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Ska’d for life

The Estimators - along with Petty Thieves and Rocksteady Rockas - set for show at iconic Camden Town venue

13 June, 2019 — By Dan Carrier

The Estimators will play ska hits at the Dublin Castle on Saturday

TOP-RANKING ska hits Camden Town on Saturday, as The Estimators and friends celebrate the classic Jamaican genre.

The Dublin Castle, long considered one of the key venues in the growth of London’s ska movement in the 1970s and 80s, plays host to the band, and they are set to be joined by ska acts Petty Thieves and Rocksteady Rockas.

The Estimators started in 2009 when bassist Marcello De Martis joined forces with drummer Phil Staines to play some ska at a gig at ­Kentish Town Primary School in Islip Street.

“I was in bands when I was younger, playing punk and reggae, and I have always collected Jamaican vinyl – 60s and 70s stuff,” said Marcello.

“At the time, Phil was playing in a country band and one day he said to me, ‘I’d really like to play some traditional Jamaican ska’. I was thinking exactly that, so we put the band together.”

Since their inception, the band, who are usually made up of eight members, have gone through a few line-ups but always sought to bring the sound of Jamaican ska to their fans, using singers and toasters, a horn section, drummer, keys, guitars and, of course, Marcello thumping out basslines.

“We mainly did instrumentals at first, but we then felt we would like a couple of singers, so the band expanded again.” he recalls.

Popular shows above the Oxford Arms in Kentish Town Road showed they had a winning formula – and now the band travel the length of the country to perform.

Marcello remembers hearing the likes of Toots and the Maytals and Desmond Dekker when he first heard ska, but he adds that such household names of the genre are a tiny fraction of the type of music he loves.

“When you scratch the surface you realise how much there is,” he says.

And an Estimators gig is organised meticulously, like DJs playing a record set.

They find tunes that fit seamlessly into one another, so much so that the final note of one tune will become the opening note of the next.

“We do one after another, like a DJ would do,” he says.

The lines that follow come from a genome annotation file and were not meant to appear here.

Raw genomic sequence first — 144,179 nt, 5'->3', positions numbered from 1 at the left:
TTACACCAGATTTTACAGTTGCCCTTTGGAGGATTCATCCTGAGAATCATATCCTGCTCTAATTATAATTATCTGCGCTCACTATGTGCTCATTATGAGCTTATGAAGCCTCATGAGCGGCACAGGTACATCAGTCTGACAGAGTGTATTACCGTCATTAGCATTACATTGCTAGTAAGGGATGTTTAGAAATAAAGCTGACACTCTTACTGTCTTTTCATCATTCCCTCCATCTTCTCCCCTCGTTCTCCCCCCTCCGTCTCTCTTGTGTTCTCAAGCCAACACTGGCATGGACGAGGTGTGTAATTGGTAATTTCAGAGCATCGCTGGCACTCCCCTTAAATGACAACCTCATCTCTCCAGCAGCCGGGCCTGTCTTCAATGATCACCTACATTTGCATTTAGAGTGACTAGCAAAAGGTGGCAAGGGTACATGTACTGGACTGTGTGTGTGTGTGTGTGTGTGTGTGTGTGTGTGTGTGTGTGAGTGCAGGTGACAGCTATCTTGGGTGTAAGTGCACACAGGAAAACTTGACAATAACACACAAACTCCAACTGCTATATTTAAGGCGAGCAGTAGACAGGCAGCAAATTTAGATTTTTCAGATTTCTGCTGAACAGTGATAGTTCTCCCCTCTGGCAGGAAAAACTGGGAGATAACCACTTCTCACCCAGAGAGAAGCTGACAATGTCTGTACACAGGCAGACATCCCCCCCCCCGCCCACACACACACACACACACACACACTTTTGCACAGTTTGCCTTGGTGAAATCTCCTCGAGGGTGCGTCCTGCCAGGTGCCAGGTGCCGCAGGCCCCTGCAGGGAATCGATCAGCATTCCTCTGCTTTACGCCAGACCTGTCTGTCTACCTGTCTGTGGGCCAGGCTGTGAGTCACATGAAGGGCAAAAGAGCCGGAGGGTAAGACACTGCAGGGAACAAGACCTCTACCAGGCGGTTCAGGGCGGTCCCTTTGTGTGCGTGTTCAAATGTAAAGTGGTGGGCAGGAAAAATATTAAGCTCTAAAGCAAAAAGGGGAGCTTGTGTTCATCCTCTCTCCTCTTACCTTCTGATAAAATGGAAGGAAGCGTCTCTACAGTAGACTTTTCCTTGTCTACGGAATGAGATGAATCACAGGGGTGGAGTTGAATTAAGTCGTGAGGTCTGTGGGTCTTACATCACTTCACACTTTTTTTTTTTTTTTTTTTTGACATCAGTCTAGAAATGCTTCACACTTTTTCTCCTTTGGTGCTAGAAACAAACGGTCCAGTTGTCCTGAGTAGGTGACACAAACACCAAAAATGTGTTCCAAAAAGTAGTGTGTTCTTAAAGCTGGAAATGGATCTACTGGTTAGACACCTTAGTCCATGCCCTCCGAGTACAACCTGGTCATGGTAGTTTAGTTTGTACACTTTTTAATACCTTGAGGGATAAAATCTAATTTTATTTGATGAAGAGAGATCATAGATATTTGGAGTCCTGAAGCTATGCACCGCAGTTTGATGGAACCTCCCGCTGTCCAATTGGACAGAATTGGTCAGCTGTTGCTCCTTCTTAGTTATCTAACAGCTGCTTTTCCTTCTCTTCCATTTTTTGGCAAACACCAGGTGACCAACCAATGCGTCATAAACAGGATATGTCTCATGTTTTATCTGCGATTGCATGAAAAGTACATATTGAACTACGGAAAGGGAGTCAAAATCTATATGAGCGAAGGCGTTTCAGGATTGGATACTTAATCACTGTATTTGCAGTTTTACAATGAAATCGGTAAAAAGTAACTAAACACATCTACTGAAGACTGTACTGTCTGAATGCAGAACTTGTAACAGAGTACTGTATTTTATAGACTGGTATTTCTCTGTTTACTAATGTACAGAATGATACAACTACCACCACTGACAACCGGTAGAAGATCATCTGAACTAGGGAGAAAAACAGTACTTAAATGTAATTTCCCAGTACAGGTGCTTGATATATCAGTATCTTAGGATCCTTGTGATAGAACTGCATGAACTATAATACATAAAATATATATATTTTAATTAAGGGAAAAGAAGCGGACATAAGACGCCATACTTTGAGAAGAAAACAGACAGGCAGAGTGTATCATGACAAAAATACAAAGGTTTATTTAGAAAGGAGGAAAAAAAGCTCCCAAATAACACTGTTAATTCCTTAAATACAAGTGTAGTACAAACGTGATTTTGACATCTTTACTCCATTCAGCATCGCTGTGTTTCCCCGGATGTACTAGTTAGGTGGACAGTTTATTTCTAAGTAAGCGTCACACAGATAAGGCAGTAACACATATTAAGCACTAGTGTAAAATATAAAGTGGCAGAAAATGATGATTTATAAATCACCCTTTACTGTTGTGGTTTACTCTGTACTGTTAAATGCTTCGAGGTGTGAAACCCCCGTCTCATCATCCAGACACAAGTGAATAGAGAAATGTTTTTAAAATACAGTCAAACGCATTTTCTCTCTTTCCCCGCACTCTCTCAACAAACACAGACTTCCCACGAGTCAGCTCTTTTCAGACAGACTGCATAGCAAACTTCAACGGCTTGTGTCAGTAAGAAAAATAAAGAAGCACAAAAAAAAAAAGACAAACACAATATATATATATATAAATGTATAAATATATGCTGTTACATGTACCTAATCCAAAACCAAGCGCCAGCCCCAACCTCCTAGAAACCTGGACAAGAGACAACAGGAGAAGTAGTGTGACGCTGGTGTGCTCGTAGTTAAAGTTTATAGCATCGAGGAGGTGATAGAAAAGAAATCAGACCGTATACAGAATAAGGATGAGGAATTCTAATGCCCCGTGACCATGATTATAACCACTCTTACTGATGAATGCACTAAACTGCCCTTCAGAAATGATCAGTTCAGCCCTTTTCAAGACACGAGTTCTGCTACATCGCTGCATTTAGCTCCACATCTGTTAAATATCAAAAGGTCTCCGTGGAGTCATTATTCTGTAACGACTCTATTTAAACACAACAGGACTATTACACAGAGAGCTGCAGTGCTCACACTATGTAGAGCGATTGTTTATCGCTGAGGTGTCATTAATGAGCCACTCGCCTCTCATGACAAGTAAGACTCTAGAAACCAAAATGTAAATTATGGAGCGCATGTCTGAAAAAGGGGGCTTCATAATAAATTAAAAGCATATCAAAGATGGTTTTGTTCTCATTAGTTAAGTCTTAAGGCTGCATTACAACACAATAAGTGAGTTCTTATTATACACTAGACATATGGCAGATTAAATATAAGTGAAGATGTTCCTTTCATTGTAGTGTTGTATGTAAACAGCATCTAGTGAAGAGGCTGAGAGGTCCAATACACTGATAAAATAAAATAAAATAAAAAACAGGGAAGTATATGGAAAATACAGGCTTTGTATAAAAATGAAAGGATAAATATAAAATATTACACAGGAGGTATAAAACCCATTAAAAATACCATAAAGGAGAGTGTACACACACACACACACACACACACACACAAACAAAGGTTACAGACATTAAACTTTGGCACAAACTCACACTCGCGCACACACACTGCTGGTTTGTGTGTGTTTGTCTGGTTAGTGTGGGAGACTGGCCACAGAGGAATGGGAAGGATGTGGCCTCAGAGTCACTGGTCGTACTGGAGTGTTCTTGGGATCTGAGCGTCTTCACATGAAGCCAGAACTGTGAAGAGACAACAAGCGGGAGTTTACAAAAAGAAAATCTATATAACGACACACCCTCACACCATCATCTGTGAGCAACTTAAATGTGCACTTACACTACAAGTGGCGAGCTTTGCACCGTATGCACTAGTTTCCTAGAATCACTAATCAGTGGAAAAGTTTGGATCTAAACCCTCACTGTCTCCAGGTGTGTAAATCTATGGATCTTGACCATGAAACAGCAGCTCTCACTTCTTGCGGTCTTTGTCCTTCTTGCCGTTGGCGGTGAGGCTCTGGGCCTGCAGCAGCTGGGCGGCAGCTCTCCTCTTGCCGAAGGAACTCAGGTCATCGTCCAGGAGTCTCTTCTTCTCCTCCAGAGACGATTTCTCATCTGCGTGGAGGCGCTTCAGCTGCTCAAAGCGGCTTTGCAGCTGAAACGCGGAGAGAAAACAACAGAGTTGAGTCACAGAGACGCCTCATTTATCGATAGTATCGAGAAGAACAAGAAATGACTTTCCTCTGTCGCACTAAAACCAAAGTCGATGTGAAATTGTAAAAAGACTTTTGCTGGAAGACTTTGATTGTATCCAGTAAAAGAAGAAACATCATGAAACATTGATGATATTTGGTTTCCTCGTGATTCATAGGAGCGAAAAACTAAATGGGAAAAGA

The music ranges from Western soundtracks to ska’d-up versions of popular songs.

“Ska tunes have been used by Westerns, by country, by New Orleans marching bands,” he says. “You have to remember, New Orleans is close to Jamaica, so the marching bands music could be picked up over the airwaves. It influenced the music there.

“And in Jamaica in the 50s and 60s, record dealers were usually sailors who had travelled over to the USA and bought rhythm and blues to sell in Jamaica. That first influenced the island’s own style of music. All thee types of music got mixed up and became as particular style, unique to Jamaica, which would then become the catalyst for reggae.”

Marcello tells the story of a school in 1950s and 60s Jamaica run by a woman called Mother Ignateus, which had a focus on music, and how it influenced many performers who went on to make ska a global name.

“It was called the Apha School, and it is where the band The Skatalites went,” he says.

“Mother Ignateus made sure poor children had access to music lessons and it spawned musicians that went on to create ska.

“She would teach them how to play jazz, how to play soundtracks from popular films, and from there pupils learned how to jam together.”

Capturing this original sound is something The Estimators do so well, while adding their own London twist to it. Expect a heaving dance floor, and get ready to skank.


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